Updated Obamacare Enrollment Exceeds Estimates
KELLY MCEVERS, HOST:
After that agreement was reached yesterday, President Obama sounded pretty skeptical that it would actually ease tensions in Ukraine.
PRESIDENT BARACK OBAMA: My hope is that we actually do see follow-through over the next several days. But I don't think, given past performance, that we can count on that.
MCEVERS: Ukraine was one of the big topics in the president's White House press conference yesterday afternoon. He also made some news, and faced questions on the Affordable Care Act. NPR's White House correspondent Tamara Keith was there.
TAMARA KEITH, BYLINE: The press conference wasn't announced in advance, though the presidential seal on the podium was among many solid clues Obama would make an appearance in the briefing room. His purpose was to announce new, even bigger numbers of people who signed up for insurance on government exchanges through the Affordable Care Act.
OBAMA: We now know that the number of Americans who've signed up for private insurance in the marketplaces has grown to 8 million people - 8 million people. Thirty-five percent of people who enrolled through the federal marketplace are under the age of 35.
KEITH: That 8 million signups figure greatly exceeds just about every estimate for what to expect in the first year. Add to that 3 million young people who were able to stay on their parents' plans, and another 3 million low-income Americans who enrolled in Medicaid and the Children's Health Insurance Program; and, President Obama said, now you're talking about real numbers.
OBAMA: We've got a sizable part of the U.S. population now that are in the first - for the first time, in many cases, in a position to enjoy the financial security of health insurance. And I'm meeting them as I'm on the road.
KEITH: House Republicans were quick to respond. In a statement, Majority Whip Kevin McCarthy, a California Republican, asked a series of questions. How many of those enrollees have paid their first month's premium? How many paid their first month's premium but not their second or third? How many were previously uninsured? How many were forced off their previous coverage they had and liked? President Obama dismissed these concerns.
OBAMA: Their party is going through, you know, the stages of grief, right? Anger and denial and all that stuff. And we're not at acceptance yet. But at some point, my assumption is, is that there will be an interest to figure out, how do we make this work in the best way possible?
KEITH: Republicans say they want to both repeal and replace the health care law, though they haven't yet coalesced behind a replacement plan. Then, just as it seemed Obama was ready to move onto the next question, he paused and went back to something he said frustrates him: the 24 states - mostly red states - that haven't expanded Medicaid to cover more low-income adults, as called for in the Affordable Care Act.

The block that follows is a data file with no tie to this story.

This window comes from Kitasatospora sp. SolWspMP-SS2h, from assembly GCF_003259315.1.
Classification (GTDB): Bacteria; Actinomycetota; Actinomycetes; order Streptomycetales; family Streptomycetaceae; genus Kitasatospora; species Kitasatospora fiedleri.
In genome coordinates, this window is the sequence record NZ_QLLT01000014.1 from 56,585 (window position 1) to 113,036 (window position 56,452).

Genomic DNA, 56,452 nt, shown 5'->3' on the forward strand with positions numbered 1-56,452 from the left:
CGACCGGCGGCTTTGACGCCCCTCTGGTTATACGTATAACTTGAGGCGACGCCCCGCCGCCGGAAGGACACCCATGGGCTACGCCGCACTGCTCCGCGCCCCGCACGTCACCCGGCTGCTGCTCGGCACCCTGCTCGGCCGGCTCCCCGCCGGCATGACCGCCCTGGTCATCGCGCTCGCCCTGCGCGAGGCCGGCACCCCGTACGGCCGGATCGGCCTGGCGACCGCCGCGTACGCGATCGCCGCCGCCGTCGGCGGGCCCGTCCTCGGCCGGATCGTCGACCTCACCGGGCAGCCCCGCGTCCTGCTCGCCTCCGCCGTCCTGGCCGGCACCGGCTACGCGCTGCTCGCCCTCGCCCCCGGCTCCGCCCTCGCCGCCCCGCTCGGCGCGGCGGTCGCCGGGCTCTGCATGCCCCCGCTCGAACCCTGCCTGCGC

OBAMA: You got 5 million people who could be having health insurance right now at no cost to these states - zero cost to these states. Other than ideological reasons, they have chosen not to provide health insurance for their citizens. That's wrong. It should stop. Those folks should be able to get health insurance like everybody else.
KEITH: Some states are still deciding what to do. In Virginia, the Democratic governor is now in a standoff with the legislature over Medicaid expansion. And while expanding coverage doesn't cost states anything today, in 2016, the law calls for states to kick in 10 percent of the cost. The health care law is already a campaign issue in the upcoming congressional elections, but President Obama said it shouldn't necessarily hurt Democrats.
OBAMA: I don't think we should apologize for it. I don't think we should be defensive about it. I think there's a strong, good, right story to tell.
KEITH: Republicans are betting he's wrong. Tamara Keith, NPR News, the White House.
(SOUNDBITE OF MUSIC)
MCEVERS: It's MORNING EDITION from NPR News.
NPR transcripts are created on a rush deadline by Verb8tm, Inc., an NPR contractor, and produced using a proprietary transcription process developed with NPR. This text may not be in its final form and may be updated or revised in the future. Accuracy and availability may vary. The authoritative record of NPR’s programming is the audio record.